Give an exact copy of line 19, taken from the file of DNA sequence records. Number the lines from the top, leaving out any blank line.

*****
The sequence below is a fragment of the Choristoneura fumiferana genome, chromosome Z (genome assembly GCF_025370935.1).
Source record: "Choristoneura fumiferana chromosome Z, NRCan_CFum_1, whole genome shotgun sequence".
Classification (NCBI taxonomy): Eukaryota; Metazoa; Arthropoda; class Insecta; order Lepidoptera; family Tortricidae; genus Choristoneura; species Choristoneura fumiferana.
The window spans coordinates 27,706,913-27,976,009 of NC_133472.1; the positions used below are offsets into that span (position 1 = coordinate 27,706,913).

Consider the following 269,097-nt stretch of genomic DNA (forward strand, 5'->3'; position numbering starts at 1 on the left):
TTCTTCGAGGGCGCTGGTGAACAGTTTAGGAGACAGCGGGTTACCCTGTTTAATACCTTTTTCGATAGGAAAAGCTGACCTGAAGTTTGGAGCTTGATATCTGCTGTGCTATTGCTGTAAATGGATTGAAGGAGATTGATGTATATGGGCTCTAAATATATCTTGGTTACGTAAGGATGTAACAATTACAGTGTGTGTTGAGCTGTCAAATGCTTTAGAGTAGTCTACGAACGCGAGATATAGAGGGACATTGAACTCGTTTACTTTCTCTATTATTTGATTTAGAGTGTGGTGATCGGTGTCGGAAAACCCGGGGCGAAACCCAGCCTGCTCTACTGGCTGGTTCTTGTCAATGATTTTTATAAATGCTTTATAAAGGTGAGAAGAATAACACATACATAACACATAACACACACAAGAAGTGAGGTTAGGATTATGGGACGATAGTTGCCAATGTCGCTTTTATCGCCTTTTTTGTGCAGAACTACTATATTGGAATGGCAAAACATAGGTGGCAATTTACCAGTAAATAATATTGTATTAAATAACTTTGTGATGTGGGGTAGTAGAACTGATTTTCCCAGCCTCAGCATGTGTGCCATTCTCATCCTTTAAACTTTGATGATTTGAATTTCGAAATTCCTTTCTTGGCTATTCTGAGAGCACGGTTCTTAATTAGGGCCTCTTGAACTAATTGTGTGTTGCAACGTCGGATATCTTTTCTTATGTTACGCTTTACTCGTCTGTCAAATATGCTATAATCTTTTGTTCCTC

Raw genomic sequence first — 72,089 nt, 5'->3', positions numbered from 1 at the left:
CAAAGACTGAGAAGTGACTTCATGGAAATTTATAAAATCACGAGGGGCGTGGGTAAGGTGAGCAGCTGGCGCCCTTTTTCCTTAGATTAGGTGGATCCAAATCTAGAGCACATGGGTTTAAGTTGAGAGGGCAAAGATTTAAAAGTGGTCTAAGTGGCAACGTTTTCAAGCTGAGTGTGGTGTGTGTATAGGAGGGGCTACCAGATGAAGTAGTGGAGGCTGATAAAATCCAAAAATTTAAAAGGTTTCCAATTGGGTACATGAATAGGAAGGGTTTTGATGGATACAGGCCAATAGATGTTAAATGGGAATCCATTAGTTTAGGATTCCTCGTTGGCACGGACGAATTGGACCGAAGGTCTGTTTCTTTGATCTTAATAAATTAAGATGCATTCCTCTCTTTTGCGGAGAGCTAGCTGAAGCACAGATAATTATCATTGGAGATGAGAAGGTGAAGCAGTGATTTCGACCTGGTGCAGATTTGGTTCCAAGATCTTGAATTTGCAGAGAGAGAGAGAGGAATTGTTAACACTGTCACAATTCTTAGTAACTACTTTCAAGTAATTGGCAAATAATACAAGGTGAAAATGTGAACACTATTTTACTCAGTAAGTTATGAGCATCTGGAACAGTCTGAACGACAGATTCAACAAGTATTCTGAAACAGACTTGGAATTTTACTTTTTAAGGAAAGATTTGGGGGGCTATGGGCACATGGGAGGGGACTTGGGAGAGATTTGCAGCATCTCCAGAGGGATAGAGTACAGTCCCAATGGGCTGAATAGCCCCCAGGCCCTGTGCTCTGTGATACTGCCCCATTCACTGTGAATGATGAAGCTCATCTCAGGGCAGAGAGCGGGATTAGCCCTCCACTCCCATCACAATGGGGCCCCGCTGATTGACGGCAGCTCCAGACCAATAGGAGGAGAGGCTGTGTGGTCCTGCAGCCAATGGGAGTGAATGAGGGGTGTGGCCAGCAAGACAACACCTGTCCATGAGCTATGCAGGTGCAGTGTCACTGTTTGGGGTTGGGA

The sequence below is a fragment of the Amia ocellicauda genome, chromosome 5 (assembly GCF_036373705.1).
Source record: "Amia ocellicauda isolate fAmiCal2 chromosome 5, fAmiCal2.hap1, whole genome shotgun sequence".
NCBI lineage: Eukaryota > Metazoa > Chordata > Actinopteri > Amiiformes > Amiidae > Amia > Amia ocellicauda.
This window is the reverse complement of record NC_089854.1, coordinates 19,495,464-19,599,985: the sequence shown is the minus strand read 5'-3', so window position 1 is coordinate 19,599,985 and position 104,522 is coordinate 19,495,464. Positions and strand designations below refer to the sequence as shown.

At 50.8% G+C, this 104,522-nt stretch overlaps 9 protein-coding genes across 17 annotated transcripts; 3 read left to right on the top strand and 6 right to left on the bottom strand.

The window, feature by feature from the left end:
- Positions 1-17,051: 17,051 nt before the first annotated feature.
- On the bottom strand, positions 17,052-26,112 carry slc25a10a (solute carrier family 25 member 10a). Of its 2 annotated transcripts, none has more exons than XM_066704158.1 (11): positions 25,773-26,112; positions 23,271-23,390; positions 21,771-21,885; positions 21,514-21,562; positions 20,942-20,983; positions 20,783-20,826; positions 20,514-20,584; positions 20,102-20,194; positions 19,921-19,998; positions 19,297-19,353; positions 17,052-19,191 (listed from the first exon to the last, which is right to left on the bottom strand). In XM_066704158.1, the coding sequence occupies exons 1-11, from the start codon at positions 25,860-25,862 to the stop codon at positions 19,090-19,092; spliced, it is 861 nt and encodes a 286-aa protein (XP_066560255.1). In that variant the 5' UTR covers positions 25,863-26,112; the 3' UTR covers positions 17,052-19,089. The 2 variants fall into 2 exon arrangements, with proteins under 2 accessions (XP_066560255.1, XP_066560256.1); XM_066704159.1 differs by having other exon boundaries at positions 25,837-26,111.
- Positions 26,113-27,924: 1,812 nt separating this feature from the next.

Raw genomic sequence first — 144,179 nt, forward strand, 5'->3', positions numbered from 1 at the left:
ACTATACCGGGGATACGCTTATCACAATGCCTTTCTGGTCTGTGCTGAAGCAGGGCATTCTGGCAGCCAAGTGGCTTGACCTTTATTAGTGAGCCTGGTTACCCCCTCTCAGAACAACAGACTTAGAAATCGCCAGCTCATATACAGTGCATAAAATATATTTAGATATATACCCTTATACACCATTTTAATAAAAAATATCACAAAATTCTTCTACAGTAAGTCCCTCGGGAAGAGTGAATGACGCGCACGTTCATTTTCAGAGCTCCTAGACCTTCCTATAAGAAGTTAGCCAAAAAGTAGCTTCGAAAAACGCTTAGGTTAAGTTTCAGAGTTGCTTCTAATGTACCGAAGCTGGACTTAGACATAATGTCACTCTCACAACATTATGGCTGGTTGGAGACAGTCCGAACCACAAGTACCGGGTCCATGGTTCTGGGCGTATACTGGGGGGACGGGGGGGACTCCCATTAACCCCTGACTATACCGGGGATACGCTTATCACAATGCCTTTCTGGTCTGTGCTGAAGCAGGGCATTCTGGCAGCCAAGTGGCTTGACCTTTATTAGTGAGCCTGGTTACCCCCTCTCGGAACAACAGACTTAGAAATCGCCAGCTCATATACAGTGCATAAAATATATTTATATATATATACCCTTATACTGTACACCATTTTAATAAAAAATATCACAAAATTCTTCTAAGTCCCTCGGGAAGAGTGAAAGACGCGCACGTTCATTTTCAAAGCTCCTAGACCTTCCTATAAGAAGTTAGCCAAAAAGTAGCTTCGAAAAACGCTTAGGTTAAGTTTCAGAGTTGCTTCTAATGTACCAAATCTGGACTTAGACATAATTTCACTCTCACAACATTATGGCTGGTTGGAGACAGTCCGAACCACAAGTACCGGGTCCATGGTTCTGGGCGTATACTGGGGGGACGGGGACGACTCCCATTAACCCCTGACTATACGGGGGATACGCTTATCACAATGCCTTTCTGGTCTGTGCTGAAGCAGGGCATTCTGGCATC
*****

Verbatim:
ACTATACCGGGGATACGCTTATCACAATGCCTTTCTGGTCTGTGCTGAAGCAGGGCATTCTGGCAGCCAAGTGGCTTGACCTTTATTAGTGAGCCTGGTTACCCCCTCTCAGAACAACAGACTTAGAAATCGCCAGCTCATATACAGTGCATAAAATATATTTAGATATATACCCTTATACACCATTTTAATAAAAAATATCACAAAATTCTTCTACAGTAAGTCCCTCGGGAAGAGTGAATGACGCGCACGTTCATTTTCAGAGCTCCTAGACCTTCCTATAAGAAGTTAGCCAAAAAGTAGCTTCGAAAAACGCTTAGGTTAAGTTTCAGAGTTGCTTCTAATGTACCGAAGCTGGACTTAGACATAATGTCACTCTCACAACATTATGGCTGGTTGGAGACAGTCCGAACCACAAGTACCGGGTCCATGGTTCTGGGCGTATACTGGGGGGACGGGGGGGACTCCCATTAACCCCTGACTATACCGGGGATACGCTTATCACAATGCCTTTCTGGTCTGTGCTGAAGCAGGGCATTCTGGCAGCCAAGTGGCTTGACCTTTATTAGTGAGCCTGGTTACCCCCTCTCGGAACAACAGACTTAGAAATCGCCAGCTCATATACAGTGCATAAAATATATTTATATATATATACCCTTATACTGTACACCATTTTAATAAAAAATATCACAAAATTCTTCTAAGTCCCTCGGGAAGAGTGAAAGACGCGCACGTTCATTTTCAAAGCTCCTAGACCTTCCTATAAGAAGTTAGCCAAAAAGTAGCTTCGAAAAACGCTTAGGTTAAGTTTCAGAGTTGCTTCTAATGTACCAAATCTGGACTTAGACATAATTTCACTCTCACAACATTATGGCTGGTTGGAGACAGTCCGAACCACAAGTACCGGGTCCATGGTTCTGGGCGTATACTGGGGGGACGGGGACGACTCCCATTAACCCCTGACTATACGGGGGATACGCTTATCACAATGCCTTTCTGGTCTGTGCTGAAGCAGGGCATTCTGGCATC